The question of who owns Arsenal used to have a long answer, as Arsenal always had many shareholders, but the situation was made much simpler on 25th September 2018, when Stan Kroenke compulsorily purchased all the shares he didn’t already own, becoming the first 100 per cent owner in Arsenal’s history. Kroenke was also the first majority owner in Arsenal’s history.
I could stop there, but for the purpose of telling the story, here’s a brief history of how we got to this position.
In 1910 the original Arsenal FC limited company, formed in 1893, had gone into liquidation and been rescued by Henry Norris. The new company had authorised share capital of £7,000 and Norris issued 6,600 £1 shares for sale to the general public. The response at the time was initially poor, with only 50 shares reportedly sold, but other blocks of the £7,000 of authorised capital were sold in 1913, 1914 and 1919 to the public and at other times to directors. By 1983 there were 5,839 shares issued, with 1,161 of the 7,000 still unissued. David Dein bought these unissued shares for £290,250, or £250 each – which valued the whole of Arsenal at £1,750,000! Incredible when you think that even if football ceased and the players all became worthless, the stadium site must have been worth far more than that to a property developer, even in the 1980s.
In 1991 there was an eight-for-one split (eight new shares for every one ‘old one’ held), the result being that (you’ve guessed it) every shareholder had their holding multiplied by eight. Quite a few of the people who only had one share prior to the split had bought single shares for £1 in the early 20th century. The split meant there were now 56,000 shares authorised and issued.
When the new stadium project began Arsenal set up a more complicated ownership structure under Arsenal Holdings PLC. Two subscriber shares were issued that were held by club executives, their only purpose being to satisfy the requirement of the Companies Act 1985 that a public company – Arsenal Holdings – must be formed by at least two members. All the shares were then transferred to the new holding company, so shareholders now owned Arsenal Holdings PLC, which owned Arsenal Football Club PLC and a range of other companies mostly set up to manage different aspects of stadium building and property development.
In 2005 the club issued more shares in Arsenal Holdings to be purchased by Granada TV, giving the TV company just under 10 per cent of the club. This took the authorised total to 62,219, with 62,218 in issue – Granada didn’t purchase the last share because that would have given them 10 per cent, and they had to stay below that figure because Arsenal wasn’t their only football investment. The remaining ‘orphan share’ was given to the Arsenal Supporters’ Trust in 2007, and the authorised and issued figures remained static after that.
When Arsenal shares were traded, the ISDX website always quoted 62,219 as the total, while the registrar, Capita, always used 62,217, which didn’t include the subscriber shares.
In 2011 Kroenke became majority shareholder, and by 2015 he and Alisher Usmanov between them owned over 97 per cent of Arsenal, leaving about 1,800 shares in other hands. As at the start of October 2015 there were 645 entries on the share register, which on the face of it was 645 different shareholders. But things were not that simple.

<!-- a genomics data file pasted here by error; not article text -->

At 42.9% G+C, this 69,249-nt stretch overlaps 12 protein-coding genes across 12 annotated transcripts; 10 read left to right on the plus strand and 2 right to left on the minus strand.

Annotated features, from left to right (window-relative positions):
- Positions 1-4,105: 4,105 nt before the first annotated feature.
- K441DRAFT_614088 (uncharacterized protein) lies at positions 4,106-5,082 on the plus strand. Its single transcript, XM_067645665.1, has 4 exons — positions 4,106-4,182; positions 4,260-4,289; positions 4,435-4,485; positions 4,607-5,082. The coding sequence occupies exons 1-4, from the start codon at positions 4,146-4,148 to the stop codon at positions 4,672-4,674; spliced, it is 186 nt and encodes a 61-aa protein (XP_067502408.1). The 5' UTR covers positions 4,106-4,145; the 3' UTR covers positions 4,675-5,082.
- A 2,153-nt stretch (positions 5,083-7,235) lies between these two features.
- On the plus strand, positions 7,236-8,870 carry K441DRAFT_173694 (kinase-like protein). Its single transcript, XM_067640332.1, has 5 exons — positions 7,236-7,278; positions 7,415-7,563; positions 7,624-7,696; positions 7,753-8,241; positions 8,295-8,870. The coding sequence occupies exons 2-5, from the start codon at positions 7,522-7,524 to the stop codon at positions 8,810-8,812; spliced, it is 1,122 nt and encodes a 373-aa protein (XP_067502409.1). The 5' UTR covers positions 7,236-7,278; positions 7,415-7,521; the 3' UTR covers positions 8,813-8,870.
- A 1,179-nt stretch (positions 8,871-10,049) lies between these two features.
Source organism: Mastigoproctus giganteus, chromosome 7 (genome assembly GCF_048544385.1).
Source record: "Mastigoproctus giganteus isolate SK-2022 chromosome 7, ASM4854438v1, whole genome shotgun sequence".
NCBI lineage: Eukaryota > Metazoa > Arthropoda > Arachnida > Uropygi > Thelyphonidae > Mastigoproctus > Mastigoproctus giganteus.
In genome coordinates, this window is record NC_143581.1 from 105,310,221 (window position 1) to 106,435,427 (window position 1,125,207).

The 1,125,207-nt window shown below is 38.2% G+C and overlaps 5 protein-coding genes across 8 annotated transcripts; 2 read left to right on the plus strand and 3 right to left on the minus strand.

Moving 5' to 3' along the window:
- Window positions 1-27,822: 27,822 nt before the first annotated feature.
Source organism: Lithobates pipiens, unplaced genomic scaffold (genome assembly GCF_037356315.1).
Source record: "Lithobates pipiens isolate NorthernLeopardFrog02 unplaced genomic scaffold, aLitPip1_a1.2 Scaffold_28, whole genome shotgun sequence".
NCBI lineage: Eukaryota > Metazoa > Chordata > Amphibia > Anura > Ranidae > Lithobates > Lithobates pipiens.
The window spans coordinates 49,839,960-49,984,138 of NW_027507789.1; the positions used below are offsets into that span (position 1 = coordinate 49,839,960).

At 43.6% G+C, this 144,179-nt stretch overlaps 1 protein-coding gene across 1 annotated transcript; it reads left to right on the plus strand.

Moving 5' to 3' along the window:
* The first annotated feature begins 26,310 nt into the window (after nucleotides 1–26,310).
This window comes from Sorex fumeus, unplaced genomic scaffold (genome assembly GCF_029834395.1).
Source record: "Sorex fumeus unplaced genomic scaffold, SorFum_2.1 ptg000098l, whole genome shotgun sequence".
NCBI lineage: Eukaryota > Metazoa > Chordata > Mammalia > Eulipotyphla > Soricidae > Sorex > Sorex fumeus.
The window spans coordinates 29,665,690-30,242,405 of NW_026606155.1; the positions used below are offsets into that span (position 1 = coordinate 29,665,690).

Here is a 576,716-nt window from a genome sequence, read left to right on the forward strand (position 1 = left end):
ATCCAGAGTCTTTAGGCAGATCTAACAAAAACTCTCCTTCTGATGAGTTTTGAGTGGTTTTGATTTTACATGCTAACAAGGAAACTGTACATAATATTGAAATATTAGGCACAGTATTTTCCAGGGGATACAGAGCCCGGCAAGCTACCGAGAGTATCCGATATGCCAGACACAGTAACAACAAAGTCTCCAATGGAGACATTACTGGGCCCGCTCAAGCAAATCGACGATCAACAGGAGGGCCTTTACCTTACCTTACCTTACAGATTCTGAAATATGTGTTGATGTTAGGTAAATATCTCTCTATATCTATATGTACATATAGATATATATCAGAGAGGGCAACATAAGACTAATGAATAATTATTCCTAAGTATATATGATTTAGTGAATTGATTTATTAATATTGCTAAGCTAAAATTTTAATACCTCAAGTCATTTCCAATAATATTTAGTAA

A lot of shares – almost 8,400 – were held in the names of nominee companies for the purposes of the Register, which is not unusual. People who trade shares may leave them all with a nominee, often a bank, for convenience, but it also has the advantage of keeping the name of the real owner private. And it means that one nominee Register entry might cover multiple owners, or multiple nominee Register entries might have the same owner. Most of the 8,300+ nominee-held shares were part of the Usmanov / Red & White Holdings total.
Additionally, some shareholders have multiple entries on the register. This can be for various reasons, including where parents have them for their children, or where shares have just been obtained at different times.
Aside from the big two, the next biggest shareholder was a nominee account with 116 shares, followed by one lady who had 115. Then two holdings of 80 shares each and after that no one else had more than 40 in a single holding.
In total in 2015 there were only 18 entries of more than ten shares, and three of those 18 entries were for R&W.
The rest of the shares were split like this:
• 393 entries of a single share being held – though those may have included a couple of cases where the same person had more than one entry (in July 2012, when I first blogged on this subject, there were 376 entries of a single share)
• 88 entries of two shares each (there were 84 in July 2012)
• 34 entries of three shares each (32 in 2012)
• 21 entries of four shares each (25 in 2012)
• 14 entries of five shares each (18 in 2012)
• 16 entries of six shares each (15 in 2012)
• 4 entries of seven shares each (4 in 2012 also)
• 34 entries of eight shares each (51 in 2012 – the reason there were still a comparatively high number of blocks of eight was the 1991 eight-for-one split
• 2 entries of nine shares each (3 in 2012)
• 10 entries of ten shares each (3 in 2012)
Then in 2018 Kroenke and Usmanov made a deal, Usmanov sold out and Kroenke had 97 per cent. Being a man of no sentiment whatsoever towards Arsenal fans or non-billionaires, he exercised his right to buy all the remaining shares. At the time of writing in July 2019, there are believed to be about 100 former shareholders who have not received their money from the compulsory purchase by KSE UK. KSE have had to hand the money over, which means Link Registrars are sitting on about £3m of other people’s money, waiting for it to be claimed.